The histology of ovarian cancer: worldwide distribution and implications for international survival comparisons (CONCORD-2)

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Abstract

Objective Ovarian cancers comprise several histologically distinct tumour groups with widely different prognosis. We aimed to describe the worldwide distribution of ovarian cancer histology and to understand what role this may play in international variation in survival. Methods The CONCORD programme is the largest population-based study of global trends in cancer survival. Data on 681,759 women diagnosed during 1995–2009 with cancer of the ovary, fallopian tube, peritoneum and retroperitonum in 51 countries were included. We categorised ovarian tumours into six histological groups, and explored the worldwide distribution of histology. Results During 2005–2009, type II epithelial tumours were the most common. The proportion was much higher in Oceania (73.1%), North America (73.0%) and Europe (72.6%) than in Central and South America (65.7%) and Asia (56.1%). By contrast, type I epithelial tumours were more common in Asia (32.5%), compared with only 19.4% in North America. From 1995 to 2009, the proportion of type II epithelial tumours increased from 68.6% to 71.1%, while the proportion of type I epithelial tumours fell from 23.8% to 21.2%. The proportions of germ cell tumours, sex cord-stromal tumours, other specific non-epithelial tumours and tumours of non-specific morphology all remained stable over time. Conclusions The distribution of ovarian cancer histology varies widely worldwide. Type I epithelial, germ cell and sex cord-stromal tumours are generally associated with higher survival than type II tumours, so the proportion of these tumours may influence survival estimates for all ovarian cancers combined. The distribution of histological groups should be considered when comparing survival between countries and regions.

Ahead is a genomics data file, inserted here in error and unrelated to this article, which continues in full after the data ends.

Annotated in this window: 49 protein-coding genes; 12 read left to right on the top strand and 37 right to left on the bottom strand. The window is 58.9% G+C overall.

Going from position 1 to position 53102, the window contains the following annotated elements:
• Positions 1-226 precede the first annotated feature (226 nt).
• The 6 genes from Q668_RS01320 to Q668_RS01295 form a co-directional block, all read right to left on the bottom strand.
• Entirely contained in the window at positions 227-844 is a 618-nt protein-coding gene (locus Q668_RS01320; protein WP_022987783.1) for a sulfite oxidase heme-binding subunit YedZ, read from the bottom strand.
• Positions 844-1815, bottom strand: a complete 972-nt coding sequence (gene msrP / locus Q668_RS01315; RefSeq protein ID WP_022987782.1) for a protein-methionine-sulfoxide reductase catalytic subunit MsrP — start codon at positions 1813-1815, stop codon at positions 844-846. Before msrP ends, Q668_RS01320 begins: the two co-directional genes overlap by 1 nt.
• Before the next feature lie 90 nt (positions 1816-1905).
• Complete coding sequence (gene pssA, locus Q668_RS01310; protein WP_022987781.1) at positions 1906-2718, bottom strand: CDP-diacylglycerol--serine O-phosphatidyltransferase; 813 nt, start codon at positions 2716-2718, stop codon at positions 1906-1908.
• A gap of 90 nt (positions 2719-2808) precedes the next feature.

Original languageEnglish
Pages (from-to)405-413
Number of pages9
JournalGynecologic Oncology
Volume144
Issue number2
DOIs
StatePublished - Feb 1 2017

Bibliographical note

Funding Information:
We would like to thank Mr. John Butler for proposing the idea for the manuscript. This work was funded by the Canadian Partnership Against Cancer , Cancer Focus Northern Ireland , Cancer Institute New South Wales , Cancer Research UK ( C1336 / A16148 ), US Centers for Disease Control and Prevention (CDC; 12FED03123 , ACO12036 ), Swiss Re , Swiss Cancer Research Foundation , Swiss Cancer League , and the University of Kentucky ( 3049024672-12-568 ).

Publisher Copyright:
© 2016

Keywords

  • Epidemiology
  • Histology
  • Morphology
  • Ovarain cancer
  • Worldwide

ASJC Scopus subject areas

  • Oncology
  • Obstetrics and Gynecology

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